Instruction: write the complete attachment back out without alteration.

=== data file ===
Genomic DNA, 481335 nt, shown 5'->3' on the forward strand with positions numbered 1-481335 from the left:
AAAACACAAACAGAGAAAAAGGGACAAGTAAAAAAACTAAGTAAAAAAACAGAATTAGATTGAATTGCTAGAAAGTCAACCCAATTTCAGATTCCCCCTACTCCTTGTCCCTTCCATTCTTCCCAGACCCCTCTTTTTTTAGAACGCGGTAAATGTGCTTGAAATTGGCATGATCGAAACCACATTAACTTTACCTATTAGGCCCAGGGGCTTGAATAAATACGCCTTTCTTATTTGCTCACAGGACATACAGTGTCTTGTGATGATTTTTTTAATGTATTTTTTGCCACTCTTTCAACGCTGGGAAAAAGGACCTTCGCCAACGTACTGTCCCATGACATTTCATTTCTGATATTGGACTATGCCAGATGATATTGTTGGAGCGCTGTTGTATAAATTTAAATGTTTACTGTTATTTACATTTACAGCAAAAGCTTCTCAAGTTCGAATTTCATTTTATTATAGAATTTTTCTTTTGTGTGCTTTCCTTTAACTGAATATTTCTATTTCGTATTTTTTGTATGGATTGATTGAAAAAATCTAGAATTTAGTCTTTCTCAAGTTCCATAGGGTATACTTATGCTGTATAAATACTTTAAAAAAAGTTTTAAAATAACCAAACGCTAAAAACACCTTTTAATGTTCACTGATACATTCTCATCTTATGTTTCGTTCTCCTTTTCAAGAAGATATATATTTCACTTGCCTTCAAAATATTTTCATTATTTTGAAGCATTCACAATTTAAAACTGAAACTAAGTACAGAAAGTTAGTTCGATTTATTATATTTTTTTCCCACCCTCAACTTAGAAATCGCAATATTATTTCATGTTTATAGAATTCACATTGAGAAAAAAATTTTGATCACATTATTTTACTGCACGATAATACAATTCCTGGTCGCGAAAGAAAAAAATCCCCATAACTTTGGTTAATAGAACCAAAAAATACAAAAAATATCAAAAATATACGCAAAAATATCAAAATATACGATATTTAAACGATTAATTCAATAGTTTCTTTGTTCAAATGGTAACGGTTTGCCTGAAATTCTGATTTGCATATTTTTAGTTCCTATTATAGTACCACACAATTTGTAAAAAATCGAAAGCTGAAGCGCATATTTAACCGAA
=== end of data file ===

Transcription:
Genomic DNA, 481335 nt, shown 5'->3' on the forward strand with positions numbered 1-481335 from the left:
AAAACACAAACAGAGAAAAAGGGACAAGTAAAAAAACTAAGTAAAAAAACAGAATTAGATTGAATTGCTAGAAAGTCAACCCAATTTCAGATTCCCCCTACTCCTTGTCCCTTCCATTCTTCCCAGACCCCTCTTTTTTTAGAACGCGGTAAATGTGCTTGAAATTGGCATGATCGAAACCACATTAACTTTACCTATTAGGCCCAGGGGCTTGAATAAATACGCCTTTCTTATTTGCTCACAGGACATACAGTGTCTTGTGATGATTTTTTTAATGTATTTTTTGCCACTCTTTCAACGCTGGGAAAAAGGACCTTCGCCAACGTACTGTCCCATGACATTTCATTTCTGATATTGGACTATGCCAGATGATATTGTTGGAGCGCTGTTGTATAAATTTAAATGTTTACTGTTATTTACATTTACAGCAAAAGCTTCTCAAGTTCGAATTTCATTTTATTATAGAATTTTTCTTTTGTGTGCTTTCCTTTAACTGAATATTTCTATTTCGTATTTTTTGTATGGATTGATTGAAAAAATCTAGAATTTAGTCTTTCTCAAGTTCCATAGGGTATACTTATGCTGTATAAATACTTTAAAAAAAGTTTTAAAATAACCAAACGCTAAAAACACCTTTTAATGTTCACTGATACATTCTCATCTTATGTTTCGTTCTCCTTTTCAAGAAGATATATATTTCACTTGCCTTCAAAATATTTTCATTATTTTGAAGCATTCACAATTTAAAACTGAAACTAAGTACAGAAAGTTAGTTCGATTTATTATATTTTTTTCCCACCCTCAACTTAGAAATCGCAATATTATTTCATGTTTATAGAATTCACATTGAGAAAAAAATTTTGATCACATTATTTTACTGCACGATAATACAATTCCTGGTCGCGAAAGAAAAAAATCCCCATAACTTTGGTTAATAGAACCAAAAAATACAAAAAATATCAAAAATATACGCAAAAATATCAAAATATACGATATTTAAACGATTAATTCAATAGTTTCTTTGTTCAAATGGTAACGGTTTGCCTGAAATTCTGATTTGCATATTTTTAGTTCCTATTATAGTACCACACAATTTGTAAAAAATCGAAAGCTGAAGCGCATATTTAACCGAA